CytP450s enzymes act by catalyzing oxygen- and NADPH- dependent monooxygenation reactions (Yuan et al., 2007), making herbicide molecules less toxic for weeds. Inhibition by malathion occurs when the sulfur atom released by oxygenated organophosphate inhibits the activity of the cytP450 enzyme, increasing the sensitivity of plants to herbicides (Werk-Reichhart et al., 2000). The inhibition by PBO results from the formation of a complex between the heme group of the cytP450 enzyme and a carbene molecule (divalent carbon) derived from the hydroxylation of PBO molecules, inhibiting the activity of the herbicide (Hodgson and Levi, 1998).

The injury reduction caused by imazethapyr in barnyardgrass plants previously treated with NA demonstrates the effect of this compound on the herbicide detoxification enhancement for cytP450 enzymes. Similar results have been obtained in others species. The treatment of maize seeds with NA induced the expression of CYP92A1 and CYP72A5 genes, increasing herbicide tolerance (Persans et al., 2001). In another study on maize plants treated with NA, the phytotoxicity caused by imazethapyr was lower, and the cytP450 enzyme content in plants that received NA was greater than in untreated plants (Barrett and Maxon, 1991). This compound is capable of inducing the expression of cytP450 genes and results in greater enzyme content and higher capacity of detoxification (Persans et al., 2001).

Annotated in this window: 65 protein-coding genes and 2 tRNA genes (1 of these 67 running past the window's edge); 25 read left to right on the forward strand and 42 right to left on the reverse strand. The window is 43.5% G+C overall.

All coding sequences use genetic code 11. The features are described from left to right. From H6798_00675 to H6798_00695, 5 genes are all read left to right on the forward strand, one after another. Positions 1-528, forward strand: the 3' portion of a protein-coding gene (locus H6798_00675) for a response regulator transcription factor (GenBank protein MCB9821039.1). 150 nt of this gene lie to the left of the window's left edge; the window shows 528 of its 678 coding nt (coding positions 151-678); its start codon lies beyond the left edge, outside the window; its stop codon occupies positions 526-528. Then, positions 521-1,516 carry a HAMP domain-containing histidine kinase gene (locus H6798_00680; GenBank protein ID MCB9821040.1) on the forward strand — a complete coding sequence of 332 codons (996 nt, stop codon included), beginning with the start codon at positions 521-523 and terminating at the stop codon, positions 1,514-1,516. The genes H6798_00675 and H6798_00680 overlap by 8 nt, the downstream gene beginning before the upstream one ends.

The previous application of malathion provided higher control rates compared to the application in a mixture with imazethapyr. In the PALMS01 resistant population, at a dose of 106 g ha-1 of herbicide and 1.00 kg ha-1 of malathion, the previous application caused a reduction of 55% in the SDM (see experiment 1). With a simultaneous application, the reduction was only 15% (see experiment 4). Some studies corroborate these results, indicating that the previous spraying of cytP450 enzymes inhibitors is more efficient (Yasuor et al., 2009; Yu et al., 2009). The simultaneous spraying of malathion (1.00 kg ha-1) with imazethapyr in E. crus-galli caused a reduction of only 5% to 10% of SDM in comparison with plants treated with just the herbicide (Riar et al., 2012). The lower effect of malathion sprayed in mixture with imazethapyr is possibly due to the physicochemical characteristics of these products, and with the epicuticular composition of barnyardgrass sheets. The epicuticular coating of barnyardgrass leaves is predominantly composed of polar components (72%) (Tulloch and Bergter, 1980). Due to the lower polarity of the malathion (log Kow: 2.75), the absorption is slower compared to imazethapyr (log Kow: 1.04) (Senseman, 2007). Therefore, malathion should be sprayed before the herbicide absorption, in order to have the inhibition of cytP450 associated with herbicide resistance. A simultaneous mixture of propanil with the organophosphate piperophos (400 g L-1 + 40 g L 1) is efficient for the control of barnyardgrass resistant to propanil (Valverde et al., 2007). The lipophilicity coefficient of propanil (log Kow: 2.28) is higher than that of imazethapyr; this results in a slower absorption, enabling the inhibition of the enzymes associated with the herbicide resistance even with simultaneous spray.